Economically Disadvantaged Woman-Owned, Veteran-Owned Small Business

Welcome to the CLEAResources ComplianceCommando™ Blog! Today we address the critical terms and vocabulary for corporations to know in order to address social equity issues. There has been a steady crescendo of voices calling out social justice and equity issues for a few years now, leading to a more robust and long-overdue dialogue about the work that needs to be done to attain “Liberty and Justice for All.” What does this mean for businesses and corporate compliance and ethics? What role should businesses play in advancing social issues, if any?

The concept of companies advancing social issues is not new. In the first quarter of the 1900s, a prominent banker created the Cleveland Foundation which was formed to fund various community and social issues. In the middle of the century, business owners such as Robert Wood Johnson (Johnson & Johnson) and Milton Hershey (Hershey Company) made corporate donations to support various social issues and causes. In the 21st century, social media has thrust companies into a position of needing to have an almost instantaneous response to social issues as pressure can rise quickly from consumers in the form of viral posts, demands, and boycotts. 

Even if your company is still sorting out what actions to take or changes to make, the critical first step is vocabulary – understanding the critical vocabulary that frames the issues. 

Let’s start with “DEI.” The distinction between diversity, equity, and inclusion (DEI) is often not recognized or understood, and many assume they are interchangeable terms. However, they are distinct terms that work together to lead to the desired goal. It is critical to know the definitions and implications of each term to address the totality of the challenge of social justice.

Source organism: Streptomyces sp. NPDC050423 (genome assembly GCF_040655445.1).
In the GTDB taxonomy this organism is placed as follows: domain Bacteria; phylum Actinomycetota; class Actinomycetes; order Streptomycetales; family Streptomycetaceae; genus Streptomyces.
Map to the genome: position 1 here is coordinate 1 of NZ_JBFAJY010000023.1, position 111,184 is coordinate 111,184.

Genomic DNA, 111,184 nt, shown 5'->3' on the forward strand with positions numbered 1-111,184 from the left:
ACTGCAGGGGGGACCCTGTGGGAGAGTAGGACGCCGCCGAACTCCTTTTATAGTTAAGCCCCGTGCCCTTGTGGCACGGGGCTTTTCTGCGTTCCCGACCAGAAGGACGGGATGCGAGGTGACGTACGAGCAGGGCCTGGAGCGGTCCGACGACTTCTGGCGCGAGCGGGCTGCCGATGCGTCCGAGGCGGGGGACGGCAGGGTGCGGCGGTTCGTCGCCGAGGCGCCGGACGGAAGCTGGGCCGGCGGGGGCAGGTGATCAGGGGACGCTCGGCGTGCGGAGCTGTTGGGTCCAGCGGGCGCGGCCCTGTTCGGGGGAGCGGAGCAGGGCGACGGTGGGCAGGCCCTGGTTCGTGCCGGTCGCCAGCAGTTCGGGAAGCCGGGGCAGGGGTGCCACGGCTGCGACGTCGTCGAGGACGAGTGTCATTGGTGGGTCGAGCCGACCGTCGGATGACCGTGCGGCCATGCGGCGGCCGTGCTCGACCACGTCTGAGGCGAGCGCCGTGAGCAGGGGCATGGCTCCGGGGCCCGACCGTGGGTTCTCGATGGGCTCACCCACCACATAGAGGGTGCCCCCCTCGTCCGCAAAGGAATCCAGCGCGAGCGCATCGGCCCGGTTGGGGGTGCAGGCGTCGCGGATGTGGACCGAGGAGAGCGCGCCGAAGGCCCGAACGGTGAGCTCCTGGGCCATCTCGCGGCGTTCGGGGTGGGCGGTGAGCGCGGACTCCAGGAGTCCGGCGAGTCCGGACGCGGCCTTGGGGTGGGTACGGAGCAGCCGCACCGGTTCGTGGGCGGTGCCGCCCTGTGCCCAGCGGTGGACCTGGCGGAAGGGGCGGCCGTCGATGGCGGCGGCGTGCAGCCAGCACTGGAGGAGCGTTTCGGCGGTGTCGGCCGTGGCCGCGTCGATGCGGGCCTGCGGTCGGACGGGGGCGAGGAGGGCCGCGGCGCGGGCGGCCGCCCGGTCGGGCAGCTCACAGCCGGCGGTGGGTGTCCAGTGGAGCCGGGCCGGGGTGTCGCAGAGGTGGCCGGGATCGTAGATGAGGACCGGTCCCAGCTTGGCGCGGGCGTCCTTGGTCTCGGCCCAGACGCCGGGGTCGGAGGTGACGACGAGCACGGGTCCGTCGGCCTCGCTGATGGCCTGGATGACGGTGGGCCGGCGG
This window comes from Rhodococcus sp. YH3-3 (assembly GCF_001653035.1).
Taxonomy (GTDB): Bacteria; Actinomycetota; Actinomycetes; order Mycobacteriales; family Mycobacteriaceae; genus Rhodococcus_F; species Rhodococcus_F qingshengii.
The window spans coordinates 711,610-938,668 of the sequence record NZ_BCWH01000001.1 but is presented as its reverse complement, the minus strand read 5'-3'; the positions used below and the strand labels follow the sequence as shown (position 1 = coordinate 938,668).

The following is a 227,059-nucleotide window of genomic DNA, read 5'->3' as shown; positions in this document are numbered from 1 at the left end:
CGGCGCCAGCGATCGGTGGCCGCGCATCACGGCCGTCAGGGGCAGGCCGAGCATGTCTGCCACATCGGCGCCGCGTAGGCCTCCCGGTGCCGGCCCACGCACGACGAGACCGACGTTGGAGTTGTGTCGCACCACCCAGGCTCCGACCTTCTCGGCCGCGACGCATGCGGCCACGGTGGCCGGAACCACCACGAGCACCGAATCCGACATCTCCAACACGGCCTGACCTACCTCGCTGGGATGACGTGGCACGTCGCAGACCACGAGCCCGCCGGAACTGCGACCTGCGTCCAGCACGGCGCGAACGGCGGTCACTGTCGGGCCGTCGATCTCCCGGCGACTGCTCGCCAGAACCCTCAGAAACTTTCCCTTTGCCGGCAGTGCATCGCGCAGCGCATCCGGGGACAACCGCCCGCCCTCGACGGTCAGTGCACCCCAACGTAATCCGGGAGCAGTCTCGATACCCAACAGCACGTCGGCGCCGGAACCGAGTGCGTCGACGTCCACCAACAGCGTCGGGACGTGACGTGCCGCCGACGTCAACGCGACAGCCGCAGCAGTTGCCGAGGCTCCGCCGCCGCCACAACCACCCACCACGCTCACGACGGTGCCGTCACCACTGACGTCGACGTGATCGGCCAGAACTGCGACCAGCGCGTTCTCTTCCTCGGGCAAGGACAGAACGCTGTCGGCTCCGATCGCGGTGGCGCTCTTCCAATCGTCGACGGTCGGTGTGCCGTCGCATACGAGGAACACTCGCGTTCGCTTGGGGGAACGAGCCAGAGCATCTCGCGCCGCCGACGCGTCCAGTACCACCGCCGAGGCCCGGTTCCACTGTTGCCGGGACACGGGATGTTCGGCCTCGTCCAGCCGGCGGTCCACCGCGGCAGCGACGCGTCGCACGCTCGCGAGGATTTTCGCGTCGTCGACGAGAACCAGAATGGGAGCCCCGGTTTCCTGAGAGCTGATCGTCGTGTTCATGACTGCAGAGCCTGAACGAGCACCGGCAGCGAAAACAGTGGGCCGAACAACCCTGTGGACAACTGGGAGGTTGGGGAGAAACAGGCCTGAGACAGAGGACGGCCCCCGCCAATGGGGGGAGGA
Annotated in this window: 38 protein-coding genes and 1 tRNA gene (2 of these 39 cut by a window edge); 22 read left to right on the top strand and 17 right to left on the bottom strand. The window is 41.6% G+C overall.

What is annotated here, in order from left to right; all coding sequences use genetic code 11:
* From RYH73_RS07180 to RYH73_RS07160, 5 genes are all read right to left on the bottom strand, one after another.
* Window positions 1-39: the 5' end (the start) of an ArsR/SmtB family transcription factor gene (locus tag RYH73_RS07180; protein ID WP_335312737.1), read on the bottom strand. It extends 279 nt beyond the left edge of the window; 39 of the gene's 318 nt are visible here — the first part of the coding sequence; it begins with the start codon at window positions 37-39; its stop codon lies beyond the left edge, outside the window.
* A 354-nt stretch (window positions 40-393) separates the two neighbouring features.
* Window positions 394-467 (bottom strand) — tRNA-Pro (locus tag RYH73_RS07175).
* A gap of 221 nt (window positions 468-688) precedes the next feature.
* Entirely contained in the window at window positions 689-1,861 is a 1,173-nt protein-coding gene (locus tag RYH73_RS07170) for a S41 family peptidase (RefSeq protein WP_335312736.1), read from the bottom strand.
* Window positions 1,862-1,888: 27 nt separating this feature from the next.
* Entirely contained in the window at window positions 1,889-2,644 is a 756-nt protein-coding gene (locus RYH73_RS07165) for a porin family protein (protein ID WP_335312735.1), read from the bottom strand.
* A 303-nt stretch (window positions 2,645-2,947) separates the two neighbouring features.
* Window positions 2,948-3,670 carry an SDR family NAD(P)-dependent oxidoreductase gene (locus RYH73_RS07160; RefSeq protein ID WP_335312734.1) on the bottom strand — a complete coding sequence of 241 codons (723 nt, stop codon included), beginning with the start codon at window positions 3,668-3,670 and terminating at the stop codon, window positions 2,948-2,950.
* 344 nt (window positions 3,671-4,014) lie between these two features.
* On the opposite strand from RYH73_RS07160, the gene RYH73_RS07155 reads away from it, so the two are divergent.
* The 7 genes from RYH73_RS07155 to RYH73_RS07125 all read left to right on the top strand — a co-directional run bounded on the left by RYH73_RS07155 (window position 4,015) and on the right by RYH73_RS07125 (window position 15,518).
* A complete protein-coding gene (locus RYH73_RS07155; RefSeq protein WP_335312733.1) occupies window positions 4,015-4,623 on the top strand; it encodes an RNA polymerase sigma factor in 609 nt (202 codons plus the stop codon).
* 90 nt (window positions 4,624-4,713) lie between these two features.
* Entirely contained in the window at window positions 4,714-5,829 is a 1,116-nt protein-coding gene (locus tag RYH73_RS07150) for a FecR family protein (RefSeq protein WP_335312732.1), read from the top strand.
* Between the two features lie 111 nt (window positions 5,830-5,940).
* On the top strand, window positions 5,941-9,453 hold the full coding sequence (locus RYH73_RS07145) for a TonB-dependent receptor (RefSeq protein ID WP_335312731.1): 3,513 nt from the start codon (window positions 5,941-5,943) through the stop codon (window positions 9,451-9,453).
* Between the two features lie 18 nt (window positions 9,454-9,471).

The Creative Strategies for Change (CSC) defines these terms in a convenient way. “Diversity” is defined as the differences within a group, and the level at which those differences are represented. Simply accomplishing diversity in the workplace is not enough, however, if those diverse voices are treated differently or have no voice. 

“Equity” can be thought of as promoting an environment that does not involve inequality or polarity. An equitable workplace does not mean everything is “equal” for each employee, rather it means that the playing field is level and fair. “Inclusion” then describes the principle that people of all characteristics and differences should be given equal opportunities and have a voice. A diverse workplace that does not offer equal opportunities to certain subgroups, and does not offer them the same “seat at the table” as others who are not considered diverse in that workforce, cannot achieve social equity in the workplace. 

Boards, management, human resources and compliance and ethics professionals must understand these terms to effect change, but it is equally essential to know how a lack of DEI presents itself in a workplace. Racism and bias are just two examples of threats to effective corporate DEI efforts. It is the job of leadership in a business to ensure that policies are clear, processes are scrutinized, and all employees are trained on how to make a workplace diverse, fair, and inclusive for everyone. It’s also the responsibility of management to encourage and facilitate diversity by developing policies and processes that promote diversity, equity, and inclusion. They should also consistently monitor DEI in the total work environment by auditing compliance with policies, the effectiveness of policies, and encouraging a speak up culture to ensure they learn about areas for improvement. I am reminded of an old military saying, “you don’t get what you expect, you get what you inspect.” Those who do not comply with corporate expectations must be held accountable in order for DEI initiatives to effect change.

Assessing the need for adjustments to a corporate DEI compliance framework should be a frequently recurring compliance task. It is risky to wait for public shame or a charge of discrimination; the goal is to continuously educate on how to improve DEI. The first step towards promoting social equity as a corporate core value and implementing DEI initiatives is understanding these key terms.